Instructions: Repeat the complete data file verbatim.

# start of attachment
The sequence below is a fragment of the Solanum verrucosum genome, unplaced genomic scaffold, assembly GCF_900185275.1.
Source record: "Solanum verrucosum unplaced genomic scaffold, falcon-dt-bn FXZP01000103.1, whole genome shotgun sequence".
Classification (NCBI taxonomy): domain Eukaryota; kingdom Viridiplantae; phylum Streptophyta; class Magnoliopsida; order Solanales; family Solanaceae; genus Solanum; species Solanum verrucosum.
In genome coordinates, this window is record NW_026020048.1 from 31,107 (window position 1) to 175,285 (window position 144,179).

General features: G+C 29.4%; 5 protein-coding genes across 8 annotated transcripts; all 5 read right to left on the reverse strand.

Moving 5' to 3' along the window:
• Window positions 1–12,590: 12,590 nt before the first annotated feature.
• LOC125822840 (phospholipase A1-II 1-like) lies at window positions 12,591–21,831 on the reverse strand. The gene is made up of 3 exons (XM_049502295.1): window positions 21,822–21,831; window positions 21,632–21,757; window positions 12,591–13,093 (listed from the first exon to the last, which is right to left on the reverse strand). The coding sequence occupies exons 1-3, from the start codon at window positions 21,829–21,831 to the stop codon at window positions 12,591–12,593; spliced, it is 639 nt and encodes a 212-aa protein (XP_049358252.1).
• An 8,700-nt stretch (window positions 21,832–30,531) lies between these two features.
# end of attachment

The sequence below is a fragment of the Solanum verrucosum genome, unplaced genomic scaffold, assembly GCF_900185275.1.
Source record: "Solanum verrucosum unplaced genomic scaffold, falcon-dt-bn FXZP01000103.1, whole genome shotgun sequence".
Classification (NCBI taxonomy): domain Eukaryota; kingdom Viridiplantae; phylum Streptophyta; class Magnoliopsida; order Solanales; family Solanaceae; genus Solanum; species Solanum verrucosum.
In genome coordinates, this window is record NW_026020048.1 from 31,107 (window position 1) to 175,285 (window position 144,179).

General features: G+C 29.4%; 5 protein-coding genes across 8 annotated transcripts; all 5 read right to left on the reverse strand.

Moving 5' to 3' along the window:
• Window positions 1–12,590: 12,590 nt before the first annotated feature.
• LOC125822840 (phospholipase A1-II 1-like) lies at window positions 12,591–21,831 on the reverse strand. The gene is made up of 3 exons (XM_049502295.1): window positions 21,822–21,831; window positions 21,632–21,757; window positions 12,591–13,093 (listed from the first exon to the last, which is right to left on the reverse strand). The coding sequence occupies exons 1-3, from the start codon at window positions 21,829–21,831 to the stop codon at window positions 12,591–12,593; spliced, it is 639 nt and encodes a 212-aa protein (XP_049358252.1).
• An 8,700-nt stretch (window positions 21,832–30,531) lies between these two features.